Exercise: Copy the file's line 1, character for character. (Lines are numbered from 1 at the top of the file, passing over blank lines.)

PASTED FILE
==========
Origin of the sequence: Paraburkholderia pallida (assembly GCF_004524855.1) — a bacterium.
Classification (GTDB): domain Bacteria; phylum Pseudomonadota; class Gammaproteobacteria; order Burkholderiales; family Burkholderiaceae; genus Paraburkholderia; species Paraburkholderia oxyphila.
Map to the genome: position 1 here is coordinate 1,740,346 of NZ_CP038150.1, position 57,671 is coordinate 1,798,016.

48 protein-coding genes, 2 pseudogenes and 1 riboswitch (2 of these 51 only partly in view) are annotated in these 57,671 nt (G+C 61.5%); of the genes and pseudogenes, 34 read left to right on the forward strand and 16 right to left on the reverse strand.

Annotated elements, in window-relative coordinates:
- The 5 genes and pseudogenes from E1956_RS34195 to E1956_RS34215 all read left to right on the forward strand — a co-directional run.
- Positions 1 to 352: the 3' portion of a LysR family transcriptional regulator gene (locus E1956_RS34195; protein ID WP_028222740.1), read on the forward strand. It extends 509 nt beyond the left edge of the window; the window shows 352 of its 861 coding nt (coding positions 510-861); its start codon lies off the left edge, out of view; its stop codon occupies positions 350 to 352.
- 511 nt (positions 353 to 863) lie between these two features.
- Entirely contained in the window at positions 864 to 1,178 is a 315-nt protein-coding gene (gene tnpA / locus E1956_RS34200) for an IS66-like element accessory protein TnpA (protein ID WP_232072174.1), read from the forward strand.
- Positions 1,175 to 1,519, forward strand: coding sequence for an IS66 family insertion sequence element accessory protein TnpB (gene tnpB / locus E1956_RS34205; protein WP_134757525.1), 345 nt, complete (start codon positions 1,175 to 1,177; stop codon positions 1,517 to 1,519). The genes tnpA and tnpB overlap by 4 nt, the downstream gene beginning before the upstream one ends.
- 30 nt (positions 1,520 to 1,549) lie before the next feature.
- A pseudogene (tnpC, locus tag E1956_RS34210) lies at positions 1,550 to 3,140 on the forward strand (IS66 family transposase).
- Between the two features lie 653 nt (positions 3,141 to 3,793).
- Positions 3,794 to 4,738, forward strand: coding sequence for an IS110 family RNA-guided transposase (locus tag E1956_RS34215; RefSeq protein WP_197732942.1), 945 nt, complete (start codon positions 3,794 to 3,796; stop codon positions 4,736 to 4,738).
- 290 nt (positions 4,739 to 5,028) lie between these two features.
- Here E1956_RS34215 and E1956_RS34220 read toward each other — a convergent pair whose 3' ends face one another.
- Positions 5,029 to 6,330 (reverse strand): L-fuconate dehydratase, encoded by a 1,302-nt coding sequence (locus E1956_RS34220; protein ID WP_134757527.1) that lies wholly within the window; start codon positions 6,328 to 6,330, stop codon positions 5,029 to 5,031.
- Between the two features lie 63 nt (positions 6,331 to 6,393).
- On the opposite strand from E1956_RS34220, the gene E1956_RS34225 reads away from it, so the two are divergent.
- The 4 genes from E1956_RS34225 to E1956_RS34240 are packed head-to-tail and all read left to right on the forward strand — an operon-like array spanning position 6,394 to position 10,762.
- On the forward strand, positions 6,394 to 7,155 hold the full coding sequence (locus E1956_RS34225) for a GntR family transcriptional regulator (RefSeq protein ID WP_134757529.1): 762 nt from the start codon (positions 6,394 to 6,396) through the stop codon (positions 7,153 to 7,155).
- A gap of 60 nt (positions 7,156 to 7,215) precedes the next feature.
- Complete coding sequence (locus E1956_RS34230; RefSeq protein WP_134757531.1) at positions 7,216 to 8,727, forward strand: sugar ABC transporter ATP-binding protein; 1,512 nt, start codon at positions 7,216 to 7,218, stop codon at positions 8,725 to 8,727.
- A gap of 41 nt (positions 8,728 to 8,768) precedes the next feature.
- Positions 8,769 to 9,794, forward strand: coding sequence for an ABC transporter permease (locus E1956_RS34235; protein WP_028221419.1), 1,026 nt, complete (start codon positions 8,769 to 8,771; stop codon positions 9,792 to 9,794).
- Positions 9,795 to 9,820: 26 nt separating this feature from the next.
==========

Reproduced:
Origin of the sequence: Paraburkholderia pallida (assembly GCF_004524855.1) — a bacterium.